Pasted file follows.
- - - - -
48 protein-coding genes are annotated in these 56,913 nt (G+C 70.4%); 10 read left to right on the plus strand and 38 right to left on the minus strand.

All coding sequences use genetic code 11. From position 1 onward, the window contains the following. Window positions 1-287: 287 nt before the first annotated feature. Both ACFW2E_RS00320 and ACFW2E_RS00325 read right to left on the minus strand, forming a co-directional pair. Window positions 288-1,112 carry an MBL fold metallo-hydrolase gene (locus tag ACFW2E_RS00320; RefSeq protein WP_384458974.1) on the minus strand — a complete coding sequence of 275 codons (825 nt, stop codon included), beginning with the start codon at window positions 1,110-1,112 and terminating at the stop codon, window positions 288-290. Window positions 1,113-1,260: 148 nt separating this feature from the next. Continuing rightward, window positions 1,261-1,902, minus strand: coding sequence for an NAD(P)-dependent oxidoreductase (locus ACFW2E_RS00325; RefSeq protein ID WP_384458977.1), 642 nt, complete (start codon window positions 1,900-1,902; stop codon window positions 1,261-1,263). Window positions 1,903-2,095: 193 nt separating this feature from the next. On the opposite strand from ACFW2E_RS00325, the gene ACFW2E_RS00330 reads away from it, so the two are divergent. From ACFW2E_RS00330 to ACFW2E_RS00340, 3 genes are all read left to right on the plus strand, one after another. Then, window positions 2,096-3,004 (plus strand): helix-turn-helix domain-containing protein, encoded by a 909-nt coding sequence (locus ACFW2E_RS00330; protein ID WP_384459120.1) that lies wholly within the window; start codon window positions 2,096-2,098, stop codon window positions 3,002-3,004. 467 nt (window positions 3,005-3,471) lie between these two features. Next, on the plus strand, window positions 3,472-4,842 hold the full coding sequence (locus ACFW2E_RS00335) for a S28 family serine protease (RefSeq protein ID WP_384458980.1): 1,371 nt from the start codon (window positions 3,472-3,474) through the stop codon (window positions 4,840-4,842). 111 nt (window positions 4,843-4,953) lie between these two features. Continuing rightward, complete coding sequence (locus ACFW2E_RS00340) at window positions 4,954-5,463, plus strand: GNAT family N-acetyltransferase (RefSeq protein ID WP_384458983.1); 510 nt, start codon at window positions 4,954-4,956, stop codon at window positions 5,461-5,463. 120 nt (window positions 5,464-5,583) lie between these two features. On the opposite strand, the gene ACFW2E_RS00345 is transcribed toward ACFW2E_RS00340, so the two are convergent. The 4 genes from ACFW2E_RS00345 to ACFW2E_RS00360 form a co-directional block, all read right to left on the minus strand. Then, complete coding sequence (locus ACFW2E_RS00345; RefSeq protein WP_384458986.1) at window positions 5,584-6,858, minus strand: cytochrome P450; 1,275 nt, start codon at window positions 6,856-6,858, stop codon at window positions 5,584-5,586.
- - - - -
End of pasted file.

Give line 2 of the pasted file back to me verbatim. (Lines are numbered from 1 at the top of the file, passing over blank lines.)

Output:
All coding sequences use genetic code 11. From position 1 onward, the window contains the following. Window positions 1-287: 287 nt before the first annotated feature. Both ACFW2E_RS00320 and ACFW2E_RS00325 read right to left on the minus strand, forming a co-directional pair. Window positions 288-1,112 carry an MBL fold metallo-hydrolase gene (locus tag ACFW2E_RS00320; RefSeq protein WP_384458974.1) on the minus strand — a complete coding sequence of 275 codons (825 nt, stop codon included), beginning with the start codon at window positions 1,110-1,112 and terminating at the stop codon, window positions 288-290. Window positions 1,113-1,260: 148 nt separating this feature from the next. Continuing rightward, window positions 1,261-1,902, minus strand: coding sequence for an NAD(P)-dependent oxidoreductase (locus ACFW2E_RS00325; RefSeq protein ID WP_384458977.1), 642 nt, complete (start codon window positions 1,900-1,902; stop codon window positions 1,261-1,263). Window positions 1,903-2,095: 193 nt separating this feature from the next. On the opposite strand from ACFW2E_RS00325, the gene ACFW2E_RS00330 reads away from it, so the two are divergent. From ACFW2E_RS00330 to ACFW2E_RS00340, 3 genes are all read left to right on the plus strand, one after another. Then, window positions 2,096-3,004 (plus strand): helix-turn-helix domain-containing protein, encoded by a 909-nt coding sequence (locus ACFW2E_RS00330; protein ID WP_384459120.1) that lies wholly within the window; start codon window positions 2,096-2,098, stop codon window positions 3,002-3,004. 467 nt (window positions 3,005-3,471) lie between these two features. Next, on the plus strand, window positions 3,472-4,842 hold the full coding sequence (locus ACFW2E_RS00335) for a S28 family serine protease (RefSeq protein ID WP_384458980.1): 1,371 nt from the start codon (window positions 3,472-3,474) through the stop codon (window positions 4,840-4,842). 111 nt (window positions 4,843-4,953) lie between these two features. Continuing rightward, complete coding sequence (locus ACFW2E_RS00340) at window positions 4,954-5,463, plus strand: GNAT family N-acetyltransferase (RefSeq protein ID WP_384458983.1); 510 nt, start codon at window positions 4,954-4,956, stop codon at window positions 5,461-5,463. 120 nt (window positions 5,464-5,583) lie between these two features. On the opposite strand, the gene ACFW2E_RS00345 is transcribed toward ACFW2E_RS00340, so the two are convergent. The 4 genes from ACFW2E_RS00345 to ACFW2E_RS00360 form a co-directional block, all read right to left on the minus strand. Then, complete coding sequence (locus ACFW2E_RS00345; RefSeq protein WP_384458986.1) at window positions 5,584-6,858, minus strand: cytochrome P450; 1,275 nt, start codon at window positions 6,856-6,858, stop codon at window positions 5,584-5,586.